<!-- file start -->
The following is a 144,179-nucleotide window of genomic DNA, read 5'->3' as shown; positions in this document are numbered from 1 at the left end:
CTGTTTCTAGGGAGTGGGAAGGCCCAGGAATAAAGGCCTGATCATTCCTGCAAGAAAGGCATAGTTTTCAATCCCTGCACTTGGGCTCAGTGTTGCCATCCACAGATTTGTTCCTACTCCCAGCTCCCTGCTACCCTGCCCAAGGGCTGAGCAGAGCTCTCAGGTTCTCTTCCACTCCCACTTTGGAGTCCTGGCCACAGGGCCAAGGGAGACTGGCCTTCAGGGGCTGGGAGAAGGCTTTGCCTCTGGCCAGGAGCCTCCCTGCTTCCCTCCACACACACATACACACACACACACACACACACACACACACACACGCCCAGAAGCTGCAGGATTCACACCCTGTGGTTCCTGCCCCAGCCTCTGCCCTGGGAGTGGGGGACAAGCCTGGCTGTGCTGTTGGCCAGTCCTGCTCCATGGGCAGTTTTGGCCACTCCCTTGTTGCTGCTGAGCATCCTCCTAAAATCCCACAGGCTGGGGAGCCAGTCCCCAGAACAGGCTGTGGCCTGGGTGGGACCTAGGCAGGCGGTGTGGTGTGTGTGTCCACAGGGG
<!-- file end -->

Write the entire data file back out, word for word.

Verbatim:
The following is a 144,179-nucleotide window of genomic DNA, read 5'->3' as shown; positions in this document are numbered from 1 at the left end:
CTGTTTCTAGGGAGTGGGAAGGCCCAGGAATAAAGGCCTGATCATTCCTGCAAGAAAGGCATAGTTTTCAATCCCTGCACTTGGGCTCAGTGTTGCCATCCACAGATTTGTTCCTACTCCCAGCTCCCTGCTACCCTGCCCAAGGGCTGAGCAGAGCTCTCAGGTTCTCTTCCACTCCCACTTTGGAGTCCTGGCCACAGGGCCAAGGGAGACTGGCCTTCAGGGGCTGGGAGAAGGCTTTGCCTCTGGCCAGGAGCCTCCCTGCTTCCCTCCACACACACATACACACACACACACACACACACACACACACACACGCCCAGAAGCTGCAGGATTCACACCCTGTGGTTCCTGCCCCAGCCTCTGCCCTGGGAGTGGGGGACAAGCCTGGCTGTGCTGTTGGCCAGTCCTGCTCCATGGGCAGTTTTGGCCACTCCCTTGTTGCTGCTGAGCATCCTCCTAAAATCCCACAGGCTGGGGAGCCAGTCCCCAGAACAGGCTGTGGCCTGGGTGGGACCTAGGCAGGCGGTGTGGTGTGTGTGTCCACAGGGG